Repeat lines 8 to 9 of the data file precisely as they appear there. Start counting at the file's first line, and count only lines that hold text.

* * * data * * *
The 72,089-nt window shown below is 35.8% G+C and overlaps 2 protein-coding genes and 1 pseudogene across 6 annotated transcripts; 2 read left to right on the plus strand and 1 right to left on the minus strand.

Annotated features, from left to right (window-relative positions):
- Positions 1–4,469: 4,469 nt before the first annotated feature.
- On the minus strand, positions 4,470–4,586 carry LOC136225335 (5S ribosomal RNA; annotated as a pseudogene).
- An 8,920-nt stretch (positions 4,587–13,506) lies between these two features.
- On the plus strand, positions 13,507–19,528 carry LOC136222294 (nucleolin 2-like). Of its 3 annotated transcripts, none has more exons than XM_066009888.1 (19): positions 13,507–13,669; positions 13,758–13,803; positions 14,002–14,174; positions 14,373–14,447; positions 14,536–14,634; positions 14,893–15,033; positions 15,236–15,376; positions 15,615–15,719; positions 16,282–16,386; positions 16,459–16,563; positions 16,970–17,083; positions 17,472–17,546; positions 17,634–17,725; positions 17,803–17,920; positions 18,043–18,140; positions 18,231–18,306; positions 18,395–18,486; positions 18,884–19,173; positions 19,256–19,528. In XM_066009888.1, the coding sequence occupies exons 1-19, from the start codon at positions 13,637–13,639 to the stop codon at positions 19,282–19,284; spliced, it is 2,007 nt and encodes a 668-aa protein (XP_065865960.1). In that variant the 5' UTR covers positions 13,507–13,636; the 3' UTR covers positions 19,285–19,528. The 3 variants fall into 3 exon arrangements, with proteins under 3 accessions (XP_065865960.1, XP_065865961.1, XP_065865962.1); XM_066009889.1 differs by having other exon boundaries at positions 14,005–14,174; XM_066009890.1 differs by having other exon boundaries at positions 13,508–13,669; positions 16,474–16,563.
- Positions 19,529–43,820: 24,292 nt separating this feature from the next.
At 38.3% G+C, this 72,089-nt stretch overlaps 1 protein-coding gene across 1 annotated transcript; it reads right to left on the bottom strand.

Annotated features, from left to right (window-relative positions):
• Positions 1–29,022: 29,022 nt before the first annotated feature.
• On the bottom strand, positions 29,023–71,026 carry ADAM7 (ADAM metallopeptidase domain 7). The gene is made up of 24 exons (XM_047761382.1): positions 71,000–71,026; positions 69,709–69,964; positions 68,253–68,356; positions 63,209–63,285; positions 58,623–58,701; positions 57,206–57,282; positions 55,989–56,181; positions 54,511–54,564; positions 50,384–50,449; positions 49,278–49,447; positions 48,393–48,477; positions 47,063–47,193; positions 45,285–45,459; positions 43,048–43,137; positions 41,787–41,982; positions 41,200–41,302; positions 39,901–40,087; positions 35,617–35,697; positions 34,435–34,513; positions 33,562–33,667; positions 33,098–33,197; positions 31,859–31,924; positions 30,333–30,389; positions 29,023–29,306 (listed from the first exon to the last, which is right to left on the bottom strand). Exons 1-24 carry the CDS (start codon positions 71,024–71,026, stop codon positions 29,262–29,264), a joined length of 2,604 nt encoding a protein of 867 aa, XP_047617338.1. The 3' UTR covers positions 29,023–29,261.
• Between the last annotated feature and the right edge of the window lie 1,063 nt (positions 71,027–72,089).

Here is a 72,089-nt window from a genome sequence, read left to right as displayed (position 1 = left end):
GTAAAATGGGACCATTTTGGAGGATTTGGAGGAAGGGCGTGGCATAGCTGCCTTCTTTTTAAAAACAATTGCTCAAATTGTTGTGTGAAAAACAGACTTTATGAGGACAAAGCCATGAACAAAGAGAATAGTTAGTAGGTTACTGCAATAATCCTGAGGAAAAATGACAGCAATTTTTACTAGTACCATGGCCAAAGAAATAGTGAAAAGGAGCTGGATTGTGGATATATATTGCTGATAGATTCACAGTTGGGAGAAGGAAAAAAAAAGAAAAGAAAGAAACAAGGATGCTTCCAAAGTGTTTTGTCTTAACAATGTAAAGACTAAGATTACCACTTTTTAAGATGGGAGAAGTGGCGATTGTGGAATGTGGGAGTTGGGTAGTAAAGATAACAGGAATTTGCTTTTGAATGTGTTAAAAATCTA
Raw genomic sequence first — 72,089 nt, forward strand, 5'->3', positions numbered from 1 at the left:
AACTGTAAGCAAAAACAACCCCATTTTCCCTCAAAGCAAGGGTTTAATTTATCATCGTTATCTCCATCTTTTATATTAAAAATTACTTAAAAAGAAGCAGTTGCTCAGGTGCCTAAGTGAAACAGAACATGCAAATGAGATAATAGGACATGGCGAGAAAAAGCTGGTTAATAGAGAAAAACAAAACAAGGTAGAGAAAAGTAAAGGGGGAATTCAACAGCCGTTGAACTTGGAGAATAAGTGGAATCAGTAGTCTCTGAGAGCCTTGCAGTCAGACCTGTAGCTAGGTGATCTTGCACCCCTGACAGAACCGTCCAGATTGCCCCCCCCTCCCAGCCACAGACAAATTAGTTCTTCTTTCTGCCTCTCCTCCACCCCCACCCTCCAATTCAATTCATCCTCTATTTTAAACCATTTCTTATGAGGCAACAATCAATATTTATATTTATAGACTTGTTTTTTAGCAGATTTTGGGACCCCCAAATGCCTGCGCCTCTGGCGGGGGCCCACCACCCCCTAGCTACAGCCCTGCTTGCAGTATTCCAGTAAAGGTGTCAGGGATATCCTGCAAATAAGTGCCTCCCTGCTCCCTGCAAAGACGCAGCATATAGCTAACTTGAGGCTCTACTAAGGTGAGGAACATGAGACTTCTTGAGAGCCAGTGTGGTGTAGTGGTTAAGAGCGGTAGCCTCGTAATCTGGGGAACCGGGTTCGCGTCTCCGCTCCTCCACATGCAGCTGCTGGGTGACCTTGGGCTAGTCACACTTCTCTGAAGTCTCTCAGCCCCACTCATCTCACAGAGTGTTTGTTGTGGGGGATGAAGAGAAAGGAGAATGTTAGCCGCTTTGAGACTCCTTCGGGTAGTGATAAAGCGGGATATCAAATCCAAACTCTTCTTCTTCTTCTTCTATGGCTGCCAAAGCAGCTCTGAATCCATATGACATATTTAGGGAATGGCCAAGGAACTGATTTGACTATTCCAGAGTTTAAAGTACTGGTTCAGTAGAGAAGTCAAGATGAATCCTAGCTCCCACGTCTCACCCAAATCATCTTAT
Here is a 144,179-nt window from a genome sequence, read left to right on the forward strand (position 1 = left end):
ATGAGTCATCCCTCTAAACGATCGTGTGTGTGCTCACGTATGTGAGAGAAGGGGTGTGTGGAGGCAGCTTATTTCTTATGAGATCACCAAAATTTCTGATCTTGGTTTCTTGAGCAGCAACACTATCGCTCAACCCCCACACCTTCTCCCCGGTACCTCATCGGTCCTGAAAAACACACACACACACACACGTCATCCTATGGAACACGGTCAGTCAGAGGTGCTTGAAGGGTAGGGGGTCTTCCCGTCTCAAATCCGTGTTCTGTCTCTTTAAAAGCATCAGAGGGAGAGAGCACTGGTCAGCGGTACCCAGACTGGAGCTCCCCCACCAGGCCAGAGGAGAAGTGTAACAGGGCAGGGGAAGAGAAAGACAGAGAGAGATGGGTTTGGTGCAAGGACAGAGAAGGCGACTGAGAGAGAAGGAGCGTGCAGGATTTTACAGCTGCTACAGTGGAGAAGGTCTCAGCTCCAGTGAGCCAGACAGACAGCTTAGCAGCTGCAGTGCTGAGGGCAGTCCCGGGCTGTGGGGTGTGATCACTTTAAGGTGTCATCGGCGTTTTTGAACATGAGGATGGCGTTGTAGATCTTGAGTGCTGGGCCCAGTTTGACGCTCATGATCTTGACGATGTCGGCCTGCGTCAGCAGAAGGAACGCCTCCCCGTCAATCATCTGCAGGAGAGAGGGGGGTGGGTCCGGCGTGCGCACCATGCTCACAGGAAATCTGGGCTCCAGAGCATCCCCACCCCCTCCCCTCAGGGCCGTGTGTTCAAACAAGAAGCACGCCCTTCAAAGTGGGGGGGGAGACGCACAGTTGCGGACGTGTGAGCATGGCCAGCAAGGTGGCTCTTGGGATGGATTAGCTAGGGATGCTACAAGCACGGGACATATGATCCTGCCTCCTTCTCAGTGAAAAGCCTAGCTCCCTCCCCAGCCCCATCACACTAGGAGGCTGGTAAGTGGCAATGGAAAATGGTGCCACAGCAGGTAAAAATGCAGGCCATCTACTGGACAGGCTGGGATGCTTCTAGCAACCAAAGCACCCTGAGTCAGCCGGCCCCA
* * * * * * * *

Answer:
At 38.3% G+C, this 72,089-nt stretch overlaps 1 protein-coding gene across 1 annotated transcript; it reads right to left on the bottom strand.

Annotated features, from left to right (window-relative positions):